Fun facts: leaves resemble those of a wetland rush; Bartram was an early Florida naturalist

Cardinal Airplant

Figure 9. 
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Scientific name: Tillandsia fasciculata syn T. hystricina
Also called: Quill-leaf airplant, Common wild pine, Clustered wild pine, Dog-drink-water.
Status in Florida: endangered; frequent before weevil
Threats in Florida: illegal collecting, Mexican bromeliad weevil, habitat loss
Range: Florida, West Indies, Mexico, Central and South America
Distribution in Florida: Brevard, Broward, Charlotte, Collier, DeSoto, Glades, Hardee, Hendry, Highlands, Hillsborough, Lee, Manatee, Martin, Dade, Monroe, Okeechobee, Orange, Osceola, Palm Beach, Pinellas, Polk, Sarasota, Seminole, and Volusia Counties
Habitat: hammocks, cypress swamps, pinelands
Description: tank epiphyte, often in clusters; 20-50 long, stiff and leathery gray/green leaves, (12-28 in.), wider at brown base, tapering; flowering spike 12-24 in., 3-15 branches; floral bracts usually red but vary from yellow, green, to rose; 10-50 violet flowers, violet, rarely white, 1¾ in.; seed capsules ~ 1 in.; seeds windborne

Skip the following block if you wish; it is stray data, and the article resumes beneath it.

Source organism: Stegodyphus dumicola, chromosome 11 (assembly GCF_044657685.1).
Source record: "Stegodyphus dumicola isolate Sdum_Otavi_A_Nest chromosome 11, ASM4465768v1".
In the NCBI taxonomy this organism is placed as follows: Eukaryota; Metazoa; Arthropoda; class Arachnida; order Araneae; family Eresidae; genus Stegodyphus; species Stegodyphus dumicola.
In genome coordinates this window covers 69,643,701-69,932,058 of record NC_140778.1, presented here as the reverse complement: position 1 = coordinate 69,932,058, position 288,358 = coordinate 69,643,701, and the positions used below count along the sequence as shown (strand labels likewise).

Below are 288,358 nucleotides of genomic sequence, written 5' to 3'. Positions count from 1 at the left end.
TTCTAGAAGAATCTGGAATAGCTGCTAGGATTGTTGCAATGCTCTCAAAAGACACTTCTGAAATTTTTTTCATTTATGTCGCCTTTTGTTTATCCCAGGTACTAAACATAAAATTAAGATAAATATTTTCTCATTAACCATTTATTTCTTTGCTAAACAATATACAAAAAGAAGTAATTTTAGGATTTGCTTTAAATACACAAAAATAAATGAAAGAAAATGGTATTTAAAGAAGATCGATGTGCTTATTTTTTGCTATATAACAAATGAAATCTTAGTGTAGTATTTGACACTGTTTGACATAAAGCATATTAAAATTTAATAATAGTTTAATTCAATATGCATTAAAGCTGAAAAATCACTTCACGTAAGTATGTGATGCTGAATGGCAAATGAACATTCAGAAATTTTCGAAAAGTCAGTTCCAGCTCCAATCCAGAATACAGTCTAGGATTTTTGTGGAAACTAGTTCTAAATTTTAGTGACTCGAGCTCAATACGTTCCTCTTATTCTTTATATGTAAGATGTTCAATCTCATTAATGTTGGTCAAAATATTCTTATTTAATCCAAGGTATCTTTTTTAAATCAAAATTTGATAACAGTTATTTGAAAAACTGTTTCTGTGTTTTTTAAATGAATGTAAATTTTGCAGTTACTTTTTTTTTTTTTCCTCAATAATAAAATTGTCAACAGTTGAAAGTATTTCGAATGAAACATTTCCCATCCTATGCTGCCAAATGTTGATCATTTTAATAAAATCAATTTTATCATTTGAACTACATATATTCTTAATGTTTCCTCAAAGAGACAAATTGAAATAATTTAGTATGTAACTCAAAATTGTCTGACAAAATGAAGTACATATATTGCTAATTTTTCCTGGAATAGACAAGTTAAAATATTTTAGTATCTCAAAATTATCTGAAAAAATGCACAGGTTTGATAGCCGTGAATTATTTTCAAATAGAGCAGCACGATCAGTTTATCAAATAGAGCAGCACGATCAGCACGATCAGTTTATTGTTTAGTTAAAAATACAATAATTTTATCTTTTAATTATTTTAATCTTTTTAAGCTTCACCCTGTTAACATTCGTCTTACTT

Time of flowering: all year, especially spring to early summer
Fun facts: leaves longer in shade, plant smaller and more colorful in open sun

Twisted Airplant

Figure 10. 
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Scientific name: Tillandsia flexuosa syn T. aloifolia
Also called: Banded/Striped airplant; Flexuous wild pine Status in Florida: threatened, infrequent
Threats in Florida: illegal collecting, Mexican bromeliad weevil, habitat loss
Range: Florida, West Indies, Panama, Venezuela, Colombia
Distribution in Florida: Broward, Charlotte, Collier, Hendry, Highlands, Lee, Martin, Dade, Monroe, Palm Beach Counties
Habitat: exposed areas, often coastal; xeric hammock, pinelands, scrub, shell mound, coastal berm, maritime hammock, tidal swamp, cypress swamp
Description: tank epiphyte; 8-31 in., bulbous base, gray leaves, twisted tips, white bands; zigzag flower stalk simple or few branches; spreading floral bracts; rose or purple flowers, 1½ in.; seed capsules 2 in. long.
Time of flowering: all year, except November and December, mostly spring to summer
Fun facts: flowers once, then reproduces vegetatively

Potbelly Airplant

Figure 11. 
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Scientific name: Tillandsia paucifolia syn T. circinnata, T. bulbosa
Status in Florida: occasional
Threats in Florida: Mexican bromeliad weevil
Range: Florida, Mexico, West Indies, Central and South America
Distribution in Florida: Brevard, Broward, Charlotte, Collier, Hendry, Indian River, Lee, Manatee, Martin, Dade, Monroe, Okeechobee, Osceola, Palm Beach, Sarasota, and St. Lucie Counties
Habitat: coastal strands and hammocks; exposed habitats, cypress swamps